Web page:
Others who have been encouraging and supportive are Deborah Raney, Heidi Chiavaroli, Susie Finkbeiner, Joanna Davidson Politano, Amanda Barratt, and several more. Last but certainly not least, she’s not yet met Joanne Bischof, but “I want to write like her when I grow up.”

Here are some quickies from Amanda:
Favorite Snack: Chocolate.
Favorite Season: Fall!
Favorite Flower: Circus roses, which are the yellow ones with red tips. They’re the first flower my husband ever gave me, and he chose them on purpose: yellow roses mean friendship, and red ones mean true love. (Unlike me, my husband does not typically plan in advance, so the fact that he did plan this? Mega mega points).

With regard to advice, Amanda encourages fledgling writers to “Find yourself a community. It doesn’t have to be a big one—even just one person!—but you need the support, the accountability, and the reassurance that you’re not alone in this crazy writing life. Also, trust God’s timing. As is the case with many writers, I received several rejections, and my first book—the one that won First Impressions—did not sell. But if that book had sold, I’d have been pigeonholed into a genre that’s not truly my literary home; I adore split-time, and I doubt I’d have written any had I signed a contract for that first book. God’s timing may be slower than what we think we want, but I promise, He knows what He’s doing.”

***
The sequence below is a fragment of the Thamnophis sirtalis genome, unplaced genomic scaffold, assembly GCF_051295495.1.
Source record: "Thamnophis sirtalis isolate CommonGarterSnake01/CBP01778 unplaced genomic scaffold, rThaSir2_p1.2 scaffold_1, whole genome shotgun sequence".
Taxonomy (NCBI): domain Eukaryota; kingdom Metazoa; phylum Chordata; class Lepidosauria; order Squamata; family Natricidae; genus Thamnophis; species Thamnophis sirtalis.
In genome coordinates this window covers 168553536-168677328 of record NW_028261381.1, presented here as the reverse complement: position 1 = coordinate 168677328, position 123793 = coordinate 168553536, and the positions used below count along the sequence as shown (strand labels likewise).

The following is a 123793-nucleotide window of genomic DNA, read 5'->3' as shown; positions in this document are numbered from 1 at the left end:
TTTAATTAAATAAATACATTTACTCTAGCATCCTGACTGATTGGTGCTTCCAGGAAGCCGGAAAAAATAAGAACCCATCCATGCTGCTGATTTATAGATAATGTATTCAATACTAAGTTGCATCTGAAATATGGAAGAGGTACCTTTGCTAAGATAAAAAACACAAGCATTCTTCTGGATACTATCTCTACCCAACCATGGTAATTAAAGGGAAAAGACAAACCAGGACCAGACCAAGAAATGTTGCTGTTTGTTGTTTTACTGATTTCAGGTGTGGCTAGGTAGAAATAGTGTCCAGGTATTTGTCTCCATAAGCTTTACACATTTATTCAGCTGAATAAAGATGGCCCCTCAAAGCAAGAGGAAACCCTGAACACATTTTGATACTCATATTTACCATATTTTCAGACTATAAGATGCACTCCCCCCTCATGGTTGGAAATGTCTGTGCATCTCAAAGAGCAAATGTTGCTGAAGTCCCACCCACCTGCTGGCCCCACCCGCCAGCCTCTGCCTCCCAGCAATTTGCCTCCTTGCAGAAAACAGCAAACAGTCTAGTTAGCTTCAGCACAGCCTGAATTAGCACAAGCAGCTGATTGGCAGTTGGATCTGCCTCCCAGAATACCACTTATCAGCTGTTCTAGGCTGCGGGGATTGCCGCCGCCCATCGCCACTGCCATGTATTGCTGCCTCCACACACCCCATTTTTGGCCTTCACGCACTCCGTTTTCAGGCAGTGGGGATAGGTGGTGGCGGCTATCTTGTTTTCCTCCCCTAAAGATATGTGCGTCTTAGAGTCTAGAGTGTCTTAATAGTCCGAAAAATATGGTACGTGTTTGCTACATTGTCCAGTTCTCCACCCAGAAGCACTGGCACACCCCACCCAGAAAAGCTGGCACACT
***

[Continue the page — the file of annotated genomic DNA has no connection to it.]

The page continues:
The good news for readers is that Amanda is currently working on revisions for the second book in the Sedgwick County Chronicles series, which features a second-chance romance in the present and an interracial relationship in the past, with both the past and present stories involving side characters from Roots of Wood and Stone. She says she’s also kicking around ideas for a new set of split-times inspired by a couple of local unsolved mysteries. So stay tuned for more from this exciting new author.


Linda Shenton Matchett is an author, speaker, and history geek. A native of Baltimore, Maryland she was born a stone's throw from Fort McHenry and has lived in historic places all her life. Linda is a member of ACFW, RWA, and Sisters in Crime. She is a volunteer docent and archivist for the Wright Museum of WWII and a trustee for her local public library.